Creating Space for Dialogue

A few different conversations over the last few weeks have made me more deeply appreciate just how difficult it is to have real dialogue.

It might be easy to brush this off as a problem of the Internet caused by a few particularly nasty trolls – and I have no doubt that is a problem – but I think the problem is broader than that.

Most of us don’t have opportunities to participate in productive dialogue in person, much less online. It’s generally considered polite to avoid contentious items, instead sticking to those topics where everyone can agree.

In Pygmalion, for example, Henry Higgins’ explains his plan to pass Eliza Doolittle off as upper class, saying, “I’ve taught her to speak properly; and she has strict orders as to her behavior. She’s to keep to two subjects: the weather and everybody’s health.”

Sticking to those topics may avoid conflict, but they in no way help people have real conversations across differences.

Having no experience with productive dialogue tends to lead to one of two responses when conflict does arise: either engaging in the conflict by arguing your point of view or shying away from the conflict by changing the topic.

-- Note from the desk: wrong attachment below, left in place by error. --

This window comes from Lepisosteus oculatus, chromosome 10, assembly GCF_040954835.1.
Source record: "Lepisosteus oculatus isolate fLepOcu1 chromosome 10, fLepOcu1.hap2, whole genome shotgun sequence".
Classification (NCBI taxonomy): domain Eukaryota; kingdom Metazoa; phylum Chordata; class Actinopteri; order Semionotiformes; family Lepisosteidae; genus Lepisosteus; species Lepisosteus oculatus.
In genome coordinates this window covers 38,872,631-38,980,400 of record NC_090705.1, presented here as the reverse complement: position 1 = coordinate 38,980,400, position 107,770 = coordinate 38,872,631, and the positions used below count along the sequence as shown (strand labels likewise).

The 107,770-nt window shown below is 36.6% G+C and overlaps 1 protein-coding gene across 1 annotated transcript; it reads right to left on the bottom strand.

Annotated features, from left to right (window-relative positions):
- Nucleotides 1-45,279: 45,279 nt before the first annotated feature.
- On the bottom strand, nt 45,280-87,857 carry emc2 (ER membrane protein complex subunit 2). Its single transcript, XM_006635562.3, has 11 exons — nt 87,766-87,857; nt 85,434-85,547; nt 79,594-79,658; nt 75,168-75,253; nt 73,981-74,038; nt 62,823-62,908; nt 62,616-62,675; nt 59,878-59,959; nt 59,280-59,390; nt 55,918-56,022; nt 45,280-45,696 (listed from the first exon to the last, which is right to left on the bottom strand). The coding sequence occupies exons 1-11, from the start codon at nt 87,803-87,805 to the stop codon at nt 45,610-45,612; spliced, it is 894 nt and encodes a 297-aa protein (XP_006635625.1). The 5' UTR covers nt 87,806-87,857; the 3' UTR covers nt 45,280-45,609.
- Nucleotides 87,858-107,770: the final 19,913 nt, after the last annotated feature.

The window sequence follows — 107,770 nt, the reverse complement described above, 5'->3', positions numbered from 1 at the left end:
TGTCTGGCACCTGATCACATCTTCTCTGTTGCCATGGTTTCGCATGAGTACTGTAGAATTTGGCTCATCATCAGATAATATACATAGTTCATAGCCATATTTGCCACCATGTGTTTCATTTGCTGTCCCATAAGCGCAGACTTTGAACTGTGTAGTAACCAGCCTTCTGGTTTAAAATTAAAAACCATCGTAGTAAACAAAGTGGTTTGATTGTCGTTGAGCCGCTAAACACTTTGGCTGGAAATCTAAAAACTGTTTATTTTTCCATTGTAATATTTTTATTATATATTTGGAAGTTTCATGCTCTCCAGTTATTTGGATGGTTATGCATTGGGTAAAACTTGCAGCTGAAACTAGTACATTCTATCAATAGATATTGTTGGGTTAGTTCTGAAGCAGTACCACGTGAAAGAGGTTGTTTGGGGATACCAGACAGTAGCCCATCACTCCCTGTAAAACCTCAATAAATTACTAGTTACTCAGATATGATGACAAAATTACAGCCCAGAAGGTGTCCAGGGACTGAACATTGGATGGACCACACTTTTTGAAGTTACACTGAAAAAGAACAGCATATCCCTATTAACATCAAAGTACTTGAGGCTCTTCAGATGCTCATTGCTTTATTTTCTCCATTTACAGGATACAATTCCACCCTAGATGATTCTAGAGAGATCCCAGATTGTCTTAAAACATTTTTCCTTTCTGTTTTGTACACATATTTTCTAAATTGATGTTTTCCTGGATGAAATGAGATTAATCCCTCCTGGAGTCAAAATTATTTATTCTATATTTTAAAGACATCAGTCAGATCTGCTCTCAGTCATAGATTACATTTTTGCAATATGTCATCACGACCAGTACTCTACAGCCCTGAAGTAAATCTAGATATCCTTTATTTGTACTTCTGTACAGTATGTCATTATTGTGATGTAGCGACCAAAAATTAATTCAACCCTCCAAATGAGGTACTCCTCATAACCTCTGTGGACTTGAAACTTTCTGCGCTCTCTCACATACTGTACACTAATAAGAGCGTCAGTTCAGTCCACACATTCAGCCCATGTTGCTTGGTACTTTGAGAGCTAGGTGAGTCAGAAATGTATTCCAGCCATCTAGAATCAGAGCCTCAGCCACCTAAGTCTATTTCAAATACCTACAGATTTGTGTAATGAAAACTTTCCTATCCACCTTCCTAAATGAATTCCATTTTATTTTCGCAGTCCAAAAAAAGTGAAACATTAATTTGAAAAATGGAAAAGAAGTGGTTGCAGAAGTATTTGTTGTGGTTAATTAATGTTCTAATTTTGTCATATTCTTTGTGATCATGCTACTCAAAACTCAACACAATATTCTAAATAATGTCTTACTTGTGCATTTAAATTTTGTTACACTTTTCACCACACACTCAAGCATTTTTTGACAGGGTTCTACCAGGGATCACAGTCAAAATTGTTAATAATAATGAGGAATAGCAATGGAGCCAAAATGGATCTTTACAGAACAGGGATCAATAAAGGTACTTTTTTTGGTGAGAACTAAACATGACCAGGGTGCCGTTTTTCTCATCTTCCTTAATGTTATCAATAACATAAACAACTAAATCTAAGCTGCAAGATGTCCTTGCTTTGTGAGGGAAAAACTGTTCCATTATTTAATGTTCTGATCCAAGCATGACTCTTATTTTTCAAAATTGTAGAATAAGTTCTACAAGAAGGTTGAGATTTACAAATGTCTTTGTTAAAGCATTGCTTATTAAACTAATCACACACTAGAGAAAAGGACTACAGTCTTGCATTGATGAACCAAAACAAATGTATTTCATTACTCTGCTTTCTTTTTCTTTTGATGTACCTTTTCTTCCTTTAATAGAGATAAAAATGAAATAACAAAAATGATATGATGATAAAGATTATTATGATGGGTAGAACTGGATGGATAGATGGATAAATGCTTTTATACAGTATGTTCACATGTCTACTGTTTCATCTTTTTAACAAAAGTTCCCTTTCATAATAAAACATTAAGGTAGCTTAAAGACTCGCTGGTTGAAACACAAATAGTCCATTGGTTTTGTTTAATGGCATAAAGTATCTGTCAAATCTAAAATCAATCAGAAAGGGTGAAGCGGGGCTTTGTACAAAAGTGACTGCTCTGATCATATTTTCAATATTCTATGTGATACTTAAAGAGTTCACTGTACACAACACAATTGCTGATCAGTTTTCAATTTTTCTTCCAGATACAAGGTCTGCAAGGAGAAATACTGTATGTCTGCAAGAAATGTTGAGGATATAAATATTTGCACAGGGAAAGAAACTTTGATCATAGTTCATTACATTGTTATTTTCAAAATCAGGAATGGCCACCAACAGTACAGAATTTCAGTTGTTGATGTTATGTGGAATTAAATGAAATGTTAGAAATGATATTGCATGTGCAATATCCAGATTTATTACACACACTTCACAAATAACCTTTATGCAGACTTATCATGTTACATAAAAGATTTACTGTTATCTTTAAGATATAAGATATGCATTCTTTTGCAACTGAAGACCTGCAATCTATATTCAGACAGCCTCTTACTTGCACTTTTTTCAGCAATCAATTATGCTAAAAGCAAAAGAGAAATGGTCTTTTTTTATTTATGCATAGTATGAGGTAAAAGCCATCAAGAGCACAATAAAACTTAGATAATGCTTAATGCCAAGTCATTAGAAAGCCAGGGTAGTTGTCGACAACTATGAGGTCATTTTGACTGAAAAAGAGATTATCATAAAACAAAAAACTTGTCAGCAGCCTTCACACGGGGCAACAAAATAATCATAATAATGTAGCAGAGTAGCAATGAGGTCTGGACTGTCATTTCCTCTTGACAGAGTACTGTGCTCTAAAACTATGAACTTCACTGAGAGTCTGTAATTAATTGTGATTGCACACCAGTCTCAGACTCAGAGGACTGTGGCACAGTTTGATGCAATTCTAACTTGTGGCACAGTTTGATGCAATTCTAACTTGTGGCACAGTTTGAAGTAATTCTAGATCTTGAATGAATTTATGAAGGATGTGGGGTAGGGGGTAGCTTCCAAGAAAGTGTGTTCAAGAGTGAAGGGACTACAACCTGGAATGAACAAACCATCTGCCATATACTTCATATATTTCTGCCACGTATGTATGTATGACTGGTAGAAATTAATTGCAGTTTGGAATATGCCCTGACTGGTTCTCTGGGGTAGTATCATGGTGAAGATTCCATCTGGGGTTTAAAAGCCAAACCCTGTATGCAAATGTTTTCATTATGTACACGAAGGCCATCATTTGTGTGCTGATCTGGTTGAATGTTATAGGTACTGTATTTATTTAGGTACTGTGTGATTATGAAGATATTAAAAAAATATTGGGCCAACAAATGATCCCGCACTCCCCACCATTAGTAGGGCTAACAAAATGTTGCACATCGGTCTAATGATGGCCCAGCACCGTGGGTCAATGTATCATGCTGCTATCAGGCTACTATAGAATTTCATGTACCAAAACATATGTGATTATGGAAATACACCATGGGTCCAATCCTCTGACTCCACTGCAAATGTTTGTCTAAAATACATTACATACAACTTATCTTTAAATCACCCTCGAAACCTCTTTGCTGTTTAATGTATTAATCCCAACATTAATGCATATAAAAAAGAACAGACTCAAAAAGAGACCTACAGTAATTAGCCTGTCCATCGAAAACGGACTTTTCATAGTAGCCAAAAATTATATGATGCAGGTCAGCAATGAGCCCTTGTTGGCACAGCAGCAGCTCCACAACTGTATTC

But those aren’t the only options.

Those who have participated in productive dialogue know that conversation shouldn’t be about avoiding conflict or about having your way. It should be about learning.

I myself am still learning how to create safe spaces for real dialogue, but, I think, the most important thing I’ve learned is this:

Dialogue should be about trying to understand someone else’s point of view. It should about trying to see where someone else is coming from and appreciating the logic that leads them to their beliefs. It’s about respecting another person’s point of view and about expanding your own thinking by trying to see through someone else’s eyes.

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